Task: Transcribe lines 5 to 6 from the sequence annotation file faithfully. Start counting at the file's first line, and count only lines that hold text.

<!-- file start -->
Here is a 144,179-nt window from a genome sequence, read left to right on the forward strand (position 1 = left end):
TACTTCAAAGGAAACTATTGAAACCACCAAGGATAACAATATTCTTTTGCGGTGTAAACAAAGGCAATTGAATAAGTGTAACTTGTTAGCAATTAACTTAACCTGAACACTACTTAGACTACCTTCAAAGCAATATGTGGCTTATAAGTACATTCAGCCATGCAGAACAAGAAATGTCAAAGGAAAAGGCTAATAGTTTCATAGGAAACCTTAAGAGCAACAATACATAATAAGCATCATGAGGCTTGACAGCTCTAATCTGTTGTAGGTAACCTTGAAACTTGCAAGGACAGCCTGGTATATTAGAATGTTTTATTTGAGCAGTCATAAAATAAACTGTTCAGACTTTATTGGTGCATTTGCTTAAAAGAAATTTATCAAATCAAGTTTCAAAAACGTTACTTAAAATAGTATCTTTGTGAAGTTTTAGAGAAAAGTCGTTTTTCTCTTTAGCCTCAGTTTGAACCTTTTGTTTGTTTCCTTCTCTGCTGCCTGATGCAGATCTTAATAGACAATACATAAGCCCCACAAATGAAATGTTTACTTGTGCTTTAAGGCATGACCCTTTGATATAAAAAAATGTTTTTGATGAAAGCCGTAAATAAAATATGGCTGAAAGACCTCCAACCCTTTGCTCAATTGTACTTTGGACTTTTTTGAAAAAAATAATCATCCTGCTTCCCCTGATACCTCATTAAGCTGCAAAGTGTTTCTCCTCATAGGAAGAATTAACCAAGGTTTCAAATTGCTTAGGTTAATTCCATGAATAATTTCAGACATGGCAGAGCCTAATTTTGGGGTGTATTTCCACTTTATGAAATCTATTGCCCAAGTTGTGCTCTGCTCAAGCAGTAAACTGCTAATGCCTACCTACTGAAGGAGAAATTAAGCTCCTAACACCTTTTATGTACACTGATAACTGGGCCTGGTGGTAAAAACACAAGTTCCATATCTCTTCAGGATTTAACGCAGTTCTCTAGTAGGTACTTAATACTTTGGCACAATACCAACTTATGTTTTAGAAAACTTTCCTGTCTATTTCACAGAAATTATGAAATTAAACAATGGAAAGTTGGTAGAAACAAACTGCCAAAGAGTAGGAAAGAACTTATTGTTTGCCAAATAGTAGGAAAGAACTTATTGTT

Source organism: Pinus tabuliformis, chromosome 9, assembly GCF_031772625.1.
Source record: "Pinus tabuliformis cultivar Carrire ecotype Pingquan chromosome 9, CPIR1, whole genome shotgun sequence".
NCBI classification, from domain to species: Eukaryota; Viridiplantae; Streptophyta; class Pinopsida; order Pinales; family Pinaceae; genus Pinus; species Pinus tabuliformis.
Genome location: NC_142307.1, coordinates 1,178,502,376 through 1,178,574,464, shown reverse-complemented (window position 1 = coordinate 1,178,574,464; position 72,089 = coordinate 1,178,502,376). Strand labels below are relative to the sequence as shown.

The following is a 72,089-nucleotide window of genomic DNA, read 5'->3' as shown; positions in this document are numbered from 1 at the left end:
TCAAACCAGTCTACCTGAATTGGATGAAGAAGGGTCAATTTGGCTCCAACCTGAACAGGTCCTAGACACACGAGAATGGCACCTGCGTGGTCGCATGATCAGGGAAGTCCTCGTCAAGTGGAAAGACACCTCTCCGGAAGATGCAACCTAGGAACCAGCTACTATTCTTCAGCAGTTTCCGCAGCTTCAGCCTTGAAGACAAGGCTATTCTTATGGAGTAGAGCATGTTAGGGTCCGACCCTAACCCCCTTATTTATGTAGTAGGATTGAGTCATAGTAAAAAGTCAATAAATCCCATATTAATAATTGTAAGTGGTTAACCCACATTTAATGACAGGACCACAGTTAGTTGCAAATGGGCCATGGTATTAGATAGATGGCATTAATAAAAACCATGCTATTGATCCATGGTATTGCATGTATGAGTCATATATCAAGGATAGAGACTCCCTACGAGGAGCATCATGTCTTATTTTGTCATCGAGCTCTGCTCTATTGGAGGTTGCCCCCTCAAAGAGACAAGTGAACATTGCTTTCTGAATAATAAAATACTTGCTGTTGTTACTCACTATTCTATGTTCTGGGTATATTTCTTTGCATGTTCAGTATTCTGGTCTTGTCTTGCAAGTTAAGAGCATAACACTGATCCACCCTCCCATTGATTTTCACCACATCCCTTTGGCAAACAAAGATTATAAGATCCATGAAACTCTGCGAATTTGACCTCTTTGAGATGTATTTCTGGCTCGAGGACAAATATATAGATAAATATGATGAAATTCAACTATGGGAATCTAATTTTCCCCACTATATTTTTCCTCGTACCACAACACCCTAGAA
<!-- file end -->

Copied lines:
NCBI classification, from domain to species: Eukaryota; Viridiplantae; Streptophyta; class Pinopsida; order Pinales; family Pinaceae; genus Pinus; species Pinus tabuliformis.
Genome location: NC_142307.1, coordinates 1,178,502,376 through 1,178,574,464, shown reverse-complemented (window position 1 = coordinate 1,178,574,464; position 72,089 = coordinate 1,178,502,376). Strand labels below are relative to the sequence as shown.